New cancer treatment shows promise
7 Healthcast: New cancer treatment shows promise
UNDATED (WHDH) -- There's a promising new study getting a lot of attention; doctors hope it could lead to a new avenue of attack against some of the deadliest forms of cancer.
It is an entirely new approach, using the body's immune system to kill cancer has helped David Gobin, a retired Baltimore policeman who had advanced lung cancer.
"I was basically looking at living month to month," Gobin said.
Scans show his tumor melting away over a period of months.
Ken Kirkwood, who had advanced kidney cancer, saw similar results.
"I couldn't believe it, but in about four to five months or so, I uh was starting to see some shrinkage in my lymph nodes, in my lungs, and my in the area where my kidney had been removed," Kirkwood said.
Doctors at Johns Hopkins also saw positive results with advanced melanoma.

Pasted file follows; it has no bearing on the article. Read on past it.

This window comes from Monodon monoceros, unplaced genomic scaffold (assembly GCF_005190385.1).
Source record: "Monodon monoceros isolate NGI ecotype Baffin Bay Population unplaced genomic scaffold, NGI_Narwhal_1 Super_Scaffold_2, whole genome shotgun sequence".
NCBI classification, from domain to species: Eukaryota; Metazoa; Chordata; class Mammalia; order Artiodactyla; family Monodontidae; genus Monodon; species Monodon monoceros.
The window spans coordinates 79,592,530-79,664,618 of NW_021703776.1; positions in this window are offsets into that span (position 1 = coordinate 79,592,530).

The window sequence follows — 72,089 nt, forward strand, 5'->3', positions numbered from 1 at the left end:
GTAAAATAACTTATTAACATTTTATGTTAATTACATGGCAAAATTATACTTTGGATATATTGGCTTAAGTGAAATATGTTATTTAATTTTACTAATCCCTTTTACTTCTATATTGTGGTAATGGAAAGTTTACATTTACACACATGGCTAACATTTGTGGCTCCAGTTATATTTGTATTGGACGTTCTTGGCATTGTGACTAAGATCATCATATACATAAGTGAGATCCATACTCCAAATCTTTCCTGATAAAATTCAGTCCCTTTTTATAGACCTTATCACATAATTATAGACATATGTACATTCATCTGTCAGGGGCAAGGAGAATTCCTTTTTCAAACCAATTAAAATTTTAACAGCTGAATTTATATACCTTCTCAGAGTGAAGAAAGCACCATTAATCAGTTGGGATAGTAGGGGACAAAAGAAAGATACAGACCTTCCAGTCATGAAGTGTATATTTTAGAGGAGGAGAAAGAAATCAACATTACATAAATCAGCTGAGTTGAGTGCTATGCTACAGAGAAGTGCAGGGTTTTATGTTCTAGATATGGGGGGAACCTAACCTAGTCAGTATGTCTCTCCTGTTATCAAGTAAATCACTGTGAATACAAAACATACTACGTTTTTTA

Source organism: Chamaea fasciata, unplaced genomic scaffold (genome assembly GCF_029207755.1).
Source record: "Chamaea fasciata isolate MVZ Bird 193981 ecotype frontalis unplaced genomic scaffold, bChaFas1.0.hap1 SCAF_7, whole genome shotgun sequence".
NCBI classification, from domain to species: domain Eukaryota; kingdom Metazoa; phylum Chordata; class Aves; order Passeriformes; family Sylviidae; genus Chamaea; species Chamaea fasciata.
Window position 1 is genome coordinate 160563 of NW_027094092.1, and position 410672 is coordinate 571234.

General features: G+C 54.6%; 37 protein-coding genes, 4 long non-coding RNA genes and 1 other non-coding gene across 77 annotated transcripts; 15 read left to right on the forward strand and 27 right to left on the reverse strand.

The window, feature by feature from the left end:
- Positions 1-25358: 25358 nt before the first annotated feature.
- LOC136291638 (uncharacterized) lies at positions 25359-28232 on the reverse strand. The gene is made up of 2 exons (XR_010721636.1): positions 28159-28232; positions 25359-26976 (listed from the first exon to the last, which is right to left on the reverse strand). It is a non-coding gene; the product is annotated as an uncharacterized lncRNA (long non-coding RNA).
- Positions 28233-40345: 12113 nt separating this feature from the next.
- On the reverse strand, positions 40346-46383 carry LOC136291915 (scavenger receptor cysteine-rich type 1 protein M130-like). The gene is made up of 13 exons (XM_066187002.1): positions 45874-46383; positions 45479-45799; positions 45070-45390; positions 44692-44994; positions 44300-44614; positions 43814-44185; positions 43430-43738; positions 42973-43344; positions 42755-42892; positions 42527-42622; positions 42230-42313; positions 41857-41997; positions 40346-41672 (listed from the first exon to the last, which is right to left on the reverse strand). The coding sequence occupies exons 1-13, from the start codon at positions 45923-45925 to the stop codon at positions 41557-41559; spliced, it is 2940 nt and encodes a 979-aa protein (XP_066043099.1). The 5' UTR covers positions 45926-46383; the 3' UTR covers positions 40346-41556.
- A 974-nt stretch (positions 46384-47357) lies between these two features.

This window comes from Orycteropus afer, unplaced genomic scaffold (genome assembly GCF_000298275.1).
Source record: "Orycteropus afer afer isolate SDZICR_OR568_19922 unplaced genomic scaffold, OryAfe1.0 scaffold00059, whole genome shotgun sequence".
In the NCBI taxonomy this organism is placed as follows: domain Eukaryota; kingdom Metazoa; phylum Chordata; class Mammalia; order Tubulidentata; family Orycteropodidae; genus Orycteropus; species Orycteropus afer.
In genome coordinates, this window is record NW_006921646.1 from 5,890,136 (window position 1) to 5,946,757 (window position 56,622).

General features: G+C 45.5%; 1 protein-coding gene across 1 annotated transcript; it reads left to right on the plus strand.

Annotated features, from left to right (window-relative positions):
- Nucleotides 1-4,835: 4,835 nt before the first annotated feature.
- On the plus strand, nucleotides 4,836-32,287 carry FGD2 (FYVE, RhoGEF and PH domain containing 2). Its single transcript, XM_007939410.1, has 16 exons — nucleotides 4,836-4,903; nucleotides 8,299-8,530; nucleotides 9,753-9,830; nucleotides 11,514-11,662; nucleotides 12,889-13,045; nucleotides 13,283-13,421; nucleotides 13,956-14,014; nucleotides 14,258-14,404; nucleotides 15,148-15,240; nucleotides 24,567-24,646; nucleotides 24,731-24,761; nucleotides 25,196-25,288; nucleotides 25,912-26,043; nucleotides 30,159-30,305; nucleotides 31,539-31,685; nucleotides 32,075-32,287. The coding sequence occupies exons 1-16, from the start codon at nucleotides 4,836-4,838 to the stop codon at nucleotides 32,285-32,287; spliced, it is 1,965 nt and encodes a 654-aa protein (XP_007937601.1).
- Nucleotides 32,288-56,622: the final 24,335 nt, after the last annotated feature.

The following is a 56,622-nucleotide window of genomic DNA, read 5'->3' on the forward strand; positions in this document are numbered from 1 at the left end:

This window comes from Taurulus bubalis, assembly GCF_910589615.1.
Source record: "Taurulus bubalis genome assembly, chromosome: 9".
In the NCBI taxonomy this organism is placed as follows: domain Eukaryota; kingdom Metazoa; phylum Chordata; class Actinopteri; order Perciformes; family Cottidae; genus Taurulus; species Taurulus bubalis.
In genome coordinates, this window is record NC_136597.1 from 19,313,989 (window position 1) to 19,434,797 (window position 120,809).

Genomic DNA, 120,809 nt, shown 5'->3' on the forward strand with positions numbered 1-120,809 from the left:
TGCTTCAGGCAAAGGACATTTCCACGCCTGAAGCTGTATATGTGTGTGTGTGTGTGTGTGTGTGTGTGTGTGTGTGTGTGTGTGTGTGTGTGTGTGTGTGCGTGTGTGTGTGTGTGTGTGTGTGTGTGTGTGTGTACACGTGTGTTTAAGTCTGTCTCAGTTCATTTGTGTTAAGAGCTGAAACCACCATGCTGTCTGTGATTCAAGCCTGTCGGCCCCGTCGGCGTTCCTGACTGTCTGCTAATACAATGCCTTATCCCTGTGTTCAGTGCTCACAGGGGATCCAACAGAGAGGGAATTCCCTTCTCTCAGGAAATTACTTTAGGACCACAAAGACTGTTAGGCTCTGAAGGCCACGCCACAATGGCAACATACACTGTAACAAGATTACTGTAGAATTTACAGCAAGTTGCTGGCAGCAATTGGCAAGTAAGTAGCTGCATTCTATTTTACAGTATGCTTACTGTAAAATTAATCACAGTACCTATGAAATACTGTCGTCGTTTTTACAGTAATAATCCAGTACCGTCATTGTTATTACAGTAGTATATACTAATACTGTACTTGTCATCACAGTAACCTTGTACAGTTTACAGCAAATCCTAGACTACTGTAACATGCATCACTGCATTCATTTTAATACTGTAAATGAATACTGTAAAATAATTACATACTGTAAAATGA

“There is a common denominator for many kinds of cancers,” Dr. Suzanne Topalian, at Johns Hopkins School of Medecine, said. “In our view, this is really unprecedented. We are standing on a threshold, there are so many exciting opportunities at this time
The treatment is in its earliest phase.
"Typically in a phase-one trial you don't expect much in the way of clinical activity, but we actually saw activity -- tumor shrinkage in some patients' tumors completely shrinking away,” Dr. Julie Brahmer said.
Here's how the treatment works: white blood cells which routinely attack bacteria and viruses often try to kill cancer cells -- but the cancer puts up a barrier. The treatment is designed to bring down that barrier and let the body kill the cancer.
Of the nearly three hundred people in the study, tumors shrank in 18 to 28 percent of them -- depending on the type of cancer.
At this weekend's conference, planning is already underway for bigger trials in patients with less advanced cancer, comparing the effectiveness with other cancer treatments and looking at side effects.
For more than a century scientists have been trying to harness the body's immune system to fight cancer. It appears that all that effort is finally starting to pay off.
"I just wanted live long enough for the cure. And maybe I have. And maybe I'm part of it," David Gobin said.